Federal Panel Passes Antibiotic-Resistant Bacteria Resolutions

Troy Brown, RN

March 02, 2018

The Presidential Advisory Council on Combating Antibiotic-Resistant Bacteria's (PACCARB's) Immediate Action Subcommittee unanimously passed two resolutions to maintain programs dealing with antibiotic-resistant bacterial infections and maintain or increase funding for such efforts at a March 2 teleconference.

"As with other biological threats posing national security, health, and economic concerns, the danger posed by antibiotic-resistant bacterial infections is high, but carries an even greater probability for future harm with far-reaching, short- and long-term, domestic and international implications," Martin J. Blaser, MD, PACCARB chair, and Lonnie J. King, DVM, MS, MPA, ACVPM, PACCARB vice chair, write in the first resolution.

Morbidity and mortality associated with such infections is widespread in the United States and increasing. Therefore, federal efforts to address these infections must be included as part of the all-hazards approach of the US Department of Health and Human Services in protecting our nation and in legislation to be maintained as a priority, according to the first resolution.

Executive Order 13676 included the establishment of PACCARB in 2014. The group, which includes experts in veterinary medicine, infectious diseases, geographic medicine, microbiology, and economics, has produced two authoritative reports since 2015. PACCARB utilizes a One Health approach, which recognizes the connection between the health of people and the health of animals and the environment.

"[T]he current federal efforts that are using One Health approaches to fight antibiotic-resistance are at risk of being undermined by significant loss or redirection of funding," Drs Blaser and King explain.

"Although initiated through executive order, we unanimously recommend that the PACCARB be codified into law to sustain the One Health partnerships formed and continue its mission to produce reports and recommendations that influence federal CARB-related activities, both domestic and abroad," Drs Blaser and King write.

Funding for Programs in Danger

The second resolution seeks to maintain or increase funding for programs that address antibiotic resistance in humans and animals. It calls for maintaining or increasing funding for the Centers for Disease Control and Prevention's (CDC's) Antibiotic Resistance Solutions Initiative (ARSI) and for the Agency for Healthcare Research and Quality's (AHRQ's) healthcare-associated infection and antibiotic-resistance (HAI/AR) programs during 2018 and beyond. The CDC's ARSI is in danger of losing much of its $163 million fiscal year 2017 appropriation during 2018, and AHRQ may suffer a significant budget cut as well.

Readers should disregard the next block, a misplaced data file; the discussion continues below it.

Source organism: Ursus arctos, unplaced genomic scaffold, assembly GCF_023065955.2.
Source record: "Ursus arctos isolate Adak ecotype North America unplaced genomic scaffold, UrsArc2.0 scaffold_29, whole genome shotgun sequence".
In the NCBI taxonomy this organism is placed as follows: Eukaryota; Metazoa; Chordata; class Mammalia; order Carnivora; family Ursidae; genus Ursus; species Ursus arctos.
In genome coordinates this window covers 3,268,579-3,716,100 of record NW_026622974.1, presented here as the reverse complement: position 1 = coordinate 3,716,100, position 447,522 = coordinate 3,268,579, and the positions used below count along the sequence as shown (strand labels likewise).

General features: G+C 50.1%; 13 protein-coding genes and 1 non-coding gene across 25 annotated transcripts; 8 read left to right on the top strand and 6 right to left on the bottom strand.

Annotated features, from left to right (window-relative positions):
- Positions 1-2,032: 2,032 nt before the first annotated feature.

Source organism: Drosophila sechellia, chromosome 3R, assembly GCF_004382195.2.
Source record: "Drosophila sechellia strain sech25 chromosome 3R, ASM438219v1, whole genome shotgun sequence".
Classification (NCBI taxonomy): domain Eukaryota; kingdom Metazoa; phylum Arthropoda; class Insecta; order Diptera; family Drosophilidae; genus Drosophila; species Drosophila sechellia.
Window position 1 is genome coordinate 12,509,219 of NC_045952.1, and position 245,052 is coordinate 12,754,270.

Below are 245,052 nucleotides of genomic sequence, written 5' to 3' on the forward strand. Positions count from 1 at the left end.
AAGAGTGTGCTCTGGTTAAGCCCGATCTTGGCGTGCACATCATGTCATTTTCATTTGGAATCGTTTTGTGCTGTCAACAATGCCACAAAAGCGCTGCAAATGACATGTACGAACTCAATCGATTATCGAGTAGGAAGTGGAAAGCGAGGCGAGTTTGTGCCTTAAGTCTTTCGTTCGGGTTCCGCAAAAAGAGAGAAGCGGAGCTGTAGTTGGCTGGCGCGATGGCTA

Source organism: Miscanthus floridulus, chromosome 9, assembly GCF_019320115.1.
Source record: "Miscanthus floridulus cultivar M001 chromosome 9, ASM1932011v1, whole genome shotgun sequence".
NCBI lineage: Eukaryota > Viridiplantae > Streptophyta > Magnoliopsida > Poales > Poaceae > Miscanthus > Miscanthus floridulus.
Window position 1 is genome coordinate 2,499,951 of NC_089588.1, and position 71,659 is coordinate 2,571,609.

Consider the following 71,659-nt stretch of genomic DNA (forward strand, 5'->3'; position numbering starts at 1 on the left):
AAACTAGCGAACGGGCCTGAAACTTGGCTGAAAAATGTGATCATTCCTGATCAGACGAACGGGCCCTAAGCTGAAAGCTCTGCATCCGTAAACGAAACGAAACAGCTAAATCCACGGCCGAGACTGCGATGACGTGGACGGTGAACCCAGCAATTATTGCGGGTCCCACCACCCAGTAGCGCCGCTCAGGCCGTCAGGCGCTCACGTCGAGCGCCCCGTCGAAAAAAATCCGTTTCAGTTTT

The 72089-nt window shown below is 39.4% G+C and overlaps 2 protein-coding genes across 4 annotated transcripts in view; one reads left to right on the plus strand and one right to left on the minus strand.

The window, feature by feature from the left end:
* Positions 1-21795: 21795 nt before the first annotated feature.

"In the past decade, we have seen encouraging early declines in occurrences of antibiotic-resistant bacterial infections in hospitals, largely as a result of programs initiated by the CDC and AHRQ. These programs have led to much lower rates of device-related (eg, intravenous catheter) and other healthcare-associated infections (eg, [methicillin-resistant Staphylococcus aureus (MRSA)] bloodstream infections). All of these gains will be lost if the critical mission funding for the CDC and AHRQ HAI/AR programs is not maintained," Drs Blaser and King write in the second resolution.

The National Action Plan on Combating Antibiotic Resistant Bacteria focuses on the health of both humans and animals; the CDC has included infections that are typically food-borne (including Campylobacter, Salmonella, and Shigella ) on its list of the biggest drug-resistant threats in the United States. The US Department of Agriculture's National Institute of Food and Agriculture has dedicated funding to support research "on antibiotic resistance in agriculture from farm to fork" and this funding must continue, Dr King said during the teleconference.

"There's new momentum; last year was a real bellwether year for action, especially in the animal health side, but we are still concerned about the future financial support for human health, for animal health, and for environmental health, and concerned about not only maintaining or increasing these funds but making sure they're not redirected to other areas away from [antimicrobial resistance]," Dr King explained.

The group's next meeting is tentatively scheduled for May 16-17, 2018.

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